Editor’s Message: Sleep Apnea Retail Therapy
In between eating a food court lunch and buying holiday gifts, shoppers at Park Meadows mall can now shop for CPAPs and rent home sleep testing devices. This convenience is courtesy of Somnia, a retail store that opened at the high-end Colorado shopping center on November 1. If it succeeds, Somnia could be part of a welcome paradigm shift in how consumers perceive obstructive sleep apnea (OSA) diagnosis and therapy.
“The data told me that there was an opportunity for a different approach that made OSA screening, testing, diagnosis, and treatment much easier and accessible to consumers than it is now,” Somnia Sleep Wellness Inc CEO Peter Fatianow told me via e-mail.
The most innovative service Somnia offers is also the most likely to rankle members of the sleep medicine community: home sleep testing device (HSTs) rentals, a cash-only offer to the store’s shoppers ($99 through 2014; $199 after). Some professionals have raised concern that the devices could be dispensed to consumers who are not appropriate HST candidates. Somnia has protocols in place, developed with board-certified sleep physician Dr Richard O’Brien (who is also Somnia’s medical director, is chair of its medical advisory board, and interprets the store’s HSTs), Fatianow said, to ensure HSTs are dispensed appropriately.
“Before we dispense a HST, we utilize a sleep screener similar to the STOP-BANG that Dr O’Brien approved to be sure we don’t rent a device inappropriately,” Fatianow said. “We are using the ResMed ApneaLink Plus device, which collects data on airflow, effort, oxygen saturation, pulse, and snoring, which allows us to diagnose OSA, CSA, and Cheyne-Stokes respiration with 90% reliability.” Fatianow added that patients are advised up front that if they test negative for OSA, or have more complex or central sleep apnea, O’Brien may refer them to sleep center partner Alpha Sleep Diagnostics for an in-lab PSG.
Meanwhile, across the country in Homestead, Pa, another mall is also about to welcome a sleep medicine retail store. The Waterfront will soon house REMWorks Sleep Store. The brainchild of health insurer Highmark Inc, REMWorks also seeks to change the perception of OSA—in its case by focusing on the durable medical equipment (DME) experience.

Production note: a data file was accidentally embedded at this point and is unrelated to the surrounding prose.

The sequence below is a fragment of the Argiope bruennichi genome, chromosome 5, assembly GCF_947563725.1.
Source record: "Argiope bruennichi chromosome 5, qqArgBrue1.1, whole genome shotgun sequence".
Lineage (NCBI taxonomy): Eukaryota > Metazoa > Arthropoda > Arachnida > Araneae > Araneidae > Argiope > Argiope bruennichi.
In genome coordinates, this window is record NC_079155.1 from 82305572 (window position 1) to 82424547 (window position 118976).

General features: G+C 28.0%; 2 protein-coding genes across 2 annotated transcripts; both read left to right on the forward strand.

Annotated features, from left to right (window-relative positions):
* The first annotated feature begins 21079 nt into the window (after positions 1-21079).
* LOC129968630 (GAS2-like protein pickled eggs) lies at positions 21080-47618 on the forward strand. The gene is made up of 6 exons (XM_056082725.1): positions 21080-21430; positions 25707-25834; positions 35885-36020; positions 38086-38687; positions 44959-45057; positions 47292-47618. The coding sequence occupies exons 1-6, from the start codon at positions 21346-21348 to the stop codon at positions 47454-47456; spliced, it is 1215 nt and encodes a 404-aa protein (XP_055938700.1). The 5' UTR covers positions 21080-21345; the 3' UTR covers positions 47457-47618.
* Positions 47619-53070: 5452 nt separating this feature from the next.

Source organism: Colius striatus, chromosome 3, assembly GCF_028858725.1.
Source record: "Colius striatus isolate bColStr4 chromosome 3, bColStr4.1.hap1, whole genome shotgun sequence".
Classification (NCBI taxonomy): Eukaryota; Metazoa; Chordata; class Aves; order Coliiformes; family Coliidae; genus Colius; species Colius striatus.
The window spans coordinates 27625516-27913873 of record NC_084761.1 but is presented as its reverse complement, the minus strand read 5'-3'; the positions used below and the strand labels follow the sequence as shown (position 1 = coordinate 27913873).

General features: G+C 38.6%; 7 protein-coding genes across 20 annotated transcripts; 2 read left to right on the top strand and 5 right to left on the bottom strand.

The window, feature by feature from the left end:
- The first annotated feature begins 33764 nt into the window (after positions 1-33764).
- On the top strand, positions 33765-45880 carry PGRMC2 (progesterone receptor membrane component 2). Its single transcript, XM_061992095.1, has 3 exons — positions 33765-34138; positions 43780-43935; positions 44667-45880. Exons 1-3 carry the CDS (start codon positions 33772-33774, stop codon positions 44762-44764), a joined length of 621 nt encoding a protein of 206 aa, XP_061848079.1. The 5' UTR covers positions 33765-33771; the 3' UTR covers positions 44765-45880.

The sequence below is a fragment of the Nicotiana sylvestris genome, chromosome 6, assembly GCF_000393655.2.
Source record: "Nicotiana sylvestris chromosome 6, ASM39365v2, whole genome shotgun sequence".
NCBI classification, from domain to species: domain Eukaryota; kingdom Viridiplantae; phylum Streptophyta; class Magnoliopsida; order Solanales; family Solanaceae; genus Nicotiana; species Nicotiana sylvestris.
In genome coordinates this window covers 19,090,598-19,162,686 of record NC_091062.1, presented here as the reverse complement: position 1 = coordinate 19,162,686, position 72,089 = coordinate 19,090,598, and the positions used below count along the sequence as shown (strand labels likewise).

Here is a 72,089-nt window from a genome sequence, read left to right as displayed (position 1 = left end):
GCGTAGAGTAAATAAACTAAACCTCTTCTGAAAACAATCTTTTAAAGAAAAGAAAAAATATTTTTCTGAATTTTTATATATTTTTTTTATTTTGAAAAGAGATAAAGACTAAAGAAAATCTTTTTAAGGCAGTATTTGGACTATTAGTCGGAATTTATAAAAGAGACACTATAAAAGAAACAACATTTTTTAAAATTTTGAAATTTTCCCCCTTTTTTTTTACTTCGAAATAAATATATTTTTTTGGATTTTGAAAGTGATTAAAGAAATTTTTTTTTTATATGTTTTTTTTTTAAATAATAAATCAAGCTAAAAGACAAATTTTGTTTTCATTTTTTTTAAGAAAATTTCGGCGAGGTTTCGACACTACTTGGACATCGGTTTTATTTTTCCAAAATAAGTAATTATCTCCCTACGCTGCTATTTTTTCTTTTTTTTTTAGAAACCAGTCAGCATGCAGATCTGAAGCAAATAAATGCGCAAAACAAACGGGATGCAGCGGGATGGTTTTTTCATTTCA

Amy Phillips, director of REMWorks, told me via e-mail: “By changing the paradigm of how a customer experiences CPAP therapy (in a relaxing spa-like setting versus in a medical equipment company office), we believe more people will desire to seek help for their sleep issues and will be more engaged in their care.”
REMWorks doesn’t offer OSA diagnostics, but it does offer a comfortable private room with a large recliner to help the newly diagnosed or the noncompliant ease into a CPAP mask fitting and credentialed sleep coaches who are readily available in person on weekends and evenings, when most medical services are closed.
As a licensed DME, REMWorks risks backlash from traditional DMEs and manufacturers for showing its wares in a retail setting. Phillips’ response is “REMWorks does not have any preferential treatment from Highmark and must ‘win’ customers based on performance and customer service. REMWorks will also be subject to Highmark’s compliance rules, just as any other DME. REMWorks is focusing on the high number of undiagnosed OSA patients in our area in order to educate and attract customers that may otherwise go undiagnosed.”
Both Phillips and Fatianow cite the high number of undiagnosed OSA sufferers as a driving factor for these ventures. The increased accessibility these stores offer is laudable. By next holiday season, we may know what that increased access truly translates into.
Sree Roy is editor of Sleep Review. CONTACT email@example.com